The Paper of Prof. Yasuyuki Takata (Principal Investigator, Thermal Science and Engineering Research Division, I²CNER) and his collaborators was published online in “International Journal of Hydrogen Energy.”
The permeation of hydrogen through metals is of great concern in hydrogen containment
systems. In this study, hydrogen contained in seamless coiled tube vessels made of SUS
316L and Inconel 625 permeated the vessel walls at temperatures from 573 K to 773 K, and
the decreasing interior pressure of the vessels was monitored for an extended period to
characterize the behavior of the pressure change. It was found that the pressure became
lower than the surrounding atmospheric pressure, and the vessels reached a vacuum.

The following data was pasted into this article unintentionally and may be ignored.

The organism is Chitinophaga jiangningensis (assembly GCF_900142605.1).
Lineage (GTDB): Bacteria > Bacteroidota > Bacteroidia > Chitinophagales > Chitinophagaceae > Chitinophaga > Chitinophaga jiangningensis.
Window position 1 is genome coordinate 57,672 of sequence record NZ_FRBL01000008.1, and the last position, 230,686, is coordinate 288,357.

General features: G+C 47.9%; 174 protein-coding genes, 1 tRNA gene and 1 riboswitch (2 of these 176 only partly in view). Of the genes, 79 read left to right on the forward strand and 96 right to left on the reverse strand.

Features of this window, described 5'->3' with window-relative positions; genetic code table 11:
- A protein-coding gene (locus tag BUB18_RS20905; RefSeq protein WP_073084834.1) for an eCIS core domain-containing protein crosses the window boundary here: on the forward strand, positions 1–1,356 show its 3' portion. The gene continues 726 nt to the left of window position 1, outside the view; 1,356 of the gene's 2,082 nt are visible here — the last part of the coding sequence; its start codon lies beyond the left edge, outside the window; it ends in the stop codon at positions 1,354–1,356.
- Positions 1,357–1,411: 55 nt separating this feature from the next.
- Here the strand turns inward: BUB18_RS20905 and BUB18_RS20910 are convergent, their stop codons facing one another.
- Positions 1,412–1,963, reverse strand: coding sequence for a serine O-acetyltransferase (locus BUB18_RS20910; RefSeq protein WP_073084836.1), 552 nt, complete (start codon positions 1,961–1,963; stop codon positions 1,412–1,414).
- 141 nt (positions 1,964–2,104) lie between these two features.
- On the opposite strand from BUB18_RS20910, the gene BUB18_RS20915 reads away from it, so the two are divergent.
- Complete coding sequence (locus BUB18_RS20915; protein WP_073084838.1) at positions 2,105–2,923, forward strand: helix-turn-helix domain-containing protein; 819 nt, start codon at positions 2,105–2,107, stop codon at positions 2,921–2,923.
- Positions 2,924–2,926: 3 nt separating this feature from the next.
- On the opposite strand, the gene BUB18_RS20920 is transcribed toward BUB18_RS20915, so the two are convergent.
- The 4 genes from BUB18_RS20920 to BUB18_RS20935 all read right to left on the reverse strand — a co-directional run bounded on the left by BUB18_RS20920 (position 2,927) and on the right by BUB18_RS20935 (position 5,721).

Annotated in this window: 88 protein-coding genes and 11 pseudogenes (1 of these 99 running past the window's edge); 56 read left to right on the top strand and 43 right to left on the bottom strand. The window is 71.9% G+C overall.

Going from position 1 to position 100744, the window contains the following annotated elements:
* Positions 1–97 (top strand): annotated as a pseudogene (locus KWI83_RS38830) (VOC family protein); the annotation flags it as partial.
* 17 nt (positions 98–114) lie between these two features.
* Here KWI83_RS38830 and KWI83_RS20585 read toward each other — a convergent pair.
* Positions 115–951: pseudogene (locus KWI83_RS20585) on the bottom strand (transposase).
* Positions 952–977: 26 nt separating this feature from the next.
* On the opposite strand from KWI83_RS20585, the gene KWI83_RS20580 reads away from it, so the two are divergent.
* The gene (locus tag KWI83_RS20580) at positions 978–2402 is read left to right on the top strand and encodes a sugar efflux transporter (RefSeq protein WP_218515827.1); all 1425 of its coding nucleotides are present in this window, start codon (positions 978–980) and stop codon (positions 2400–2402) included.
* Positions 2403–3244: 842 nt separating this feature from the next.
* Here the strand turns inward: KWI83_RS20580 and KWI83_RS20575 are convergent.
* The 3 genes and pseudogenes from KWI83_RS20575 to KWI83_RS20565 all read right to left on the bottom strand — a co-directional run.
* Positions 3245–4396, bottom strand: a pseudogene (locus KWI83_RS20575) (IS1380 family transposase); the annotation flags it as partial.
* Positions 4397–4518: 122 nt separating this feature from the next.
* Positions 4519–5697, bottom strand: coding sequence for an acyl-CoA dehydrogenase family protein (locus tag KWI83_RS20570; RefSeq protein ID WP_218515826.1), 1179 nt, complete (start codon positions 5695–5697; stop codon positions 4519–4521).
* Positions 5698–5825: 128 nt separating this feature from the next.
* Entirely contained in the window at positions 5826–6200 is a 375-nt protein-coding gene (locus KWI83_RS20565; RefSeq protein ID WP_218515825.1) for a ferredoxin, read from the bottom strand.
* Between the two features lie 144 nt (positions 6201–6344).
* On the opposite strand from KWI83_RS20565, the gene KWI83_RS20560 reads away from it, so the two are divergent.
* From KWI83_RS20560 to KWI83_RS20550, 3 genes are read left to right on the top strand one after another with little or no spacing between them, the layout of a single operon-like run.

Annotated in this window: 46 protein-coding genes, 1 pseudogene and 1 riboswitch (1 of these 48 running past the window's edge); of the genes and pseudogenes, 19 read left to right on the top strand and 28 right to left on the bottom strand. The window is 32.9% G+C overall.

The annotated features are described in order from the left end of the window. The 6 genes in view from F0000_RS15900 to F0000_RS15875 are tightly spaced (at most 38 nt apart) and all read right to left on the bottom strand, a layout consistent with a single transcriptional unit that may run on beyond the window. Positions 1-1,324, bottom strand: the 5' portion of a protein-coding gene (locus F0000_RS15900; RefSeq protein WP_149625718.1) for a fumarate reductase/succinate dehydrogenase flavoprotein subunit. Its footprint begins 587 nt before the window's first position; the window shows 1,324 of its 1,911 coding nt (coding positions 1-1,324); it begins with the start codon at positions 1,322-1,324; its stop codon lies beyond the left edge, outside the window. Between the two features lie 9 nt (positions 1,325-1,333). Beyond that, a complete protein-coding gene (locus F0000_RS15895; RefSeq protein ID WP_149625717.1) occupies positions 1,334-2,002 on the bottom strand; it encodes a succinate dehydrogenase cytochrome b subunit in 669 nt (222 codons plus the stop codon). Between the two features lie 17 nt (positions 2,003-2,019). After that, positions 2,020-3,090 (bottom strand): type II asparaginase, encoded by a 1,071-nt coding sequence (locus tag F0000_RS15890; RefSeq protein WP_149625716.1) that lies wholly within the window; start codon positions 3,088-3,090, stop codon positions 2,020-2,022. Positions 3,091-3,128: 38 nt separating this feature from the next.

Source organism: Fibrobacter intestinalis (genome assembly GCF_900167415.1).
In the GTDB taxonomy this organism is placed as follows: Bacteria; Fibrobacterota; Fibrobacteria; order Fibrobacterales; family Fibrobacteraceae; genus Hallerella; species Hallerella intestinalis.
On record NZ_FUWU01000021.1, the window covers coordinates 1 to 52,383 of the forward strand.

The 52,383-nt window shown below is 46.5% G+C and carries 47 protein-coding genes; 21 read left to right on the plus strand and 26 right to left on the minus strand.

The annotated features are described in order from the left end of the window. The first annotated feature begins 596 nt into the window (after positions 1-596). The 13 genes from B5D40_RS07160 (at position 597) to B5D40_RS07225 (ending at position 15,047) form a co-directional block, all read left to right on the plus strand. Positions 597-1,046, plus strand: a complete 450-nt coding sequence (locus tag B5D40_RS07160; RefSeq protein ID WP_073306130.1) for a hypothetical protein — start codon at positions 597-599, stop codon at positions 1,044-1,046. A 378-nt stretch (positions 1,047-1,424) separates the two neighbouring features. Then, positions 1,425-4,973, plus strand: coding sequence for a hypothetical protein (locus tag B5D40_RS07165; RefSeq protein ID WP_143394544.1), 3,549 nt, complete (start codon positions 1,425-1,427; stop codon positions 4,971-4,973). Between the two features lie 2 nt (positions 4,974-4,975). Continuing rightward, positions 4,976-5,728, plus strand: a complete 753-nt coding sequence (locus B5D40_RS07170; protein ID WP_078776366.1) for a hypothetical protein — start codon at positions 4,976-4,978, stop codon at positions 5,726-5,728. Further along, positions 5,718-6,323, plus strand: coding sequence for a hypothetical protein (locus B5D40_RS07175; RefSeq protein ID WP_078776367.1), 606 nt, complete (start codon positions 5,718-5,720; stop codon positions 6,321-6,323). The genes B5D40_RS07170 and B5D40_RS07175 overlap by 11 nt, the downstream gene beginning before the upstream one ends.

Hydrogen permeabilities through SUS 316L and Inconel 625 were determined from the
pressure drop measurements. In order to ensure the reliability of the measurements, the
permeabilities were also determined with a gas chromatograph that measured the concentration
of hydrogen completely permeating the vessel wall. The permeabilities obtained
with the two methods were in good agreement with each other. The pressure drop
behavior was compared to, and found to be consistent with, theoretical calculations performed
using the obtained permeabilities based on Fick’s law of diffusion.
Title: Vacuum generation by hydrogen permeation to atmosphere through austenitic and nickel-base-alloy vessel walls at temperatures from 573 K to 773 K
Authors: N. Sakoda, R. Kumagai, R. Ishida, K. Shinzato, M. Kohno,Y. Takata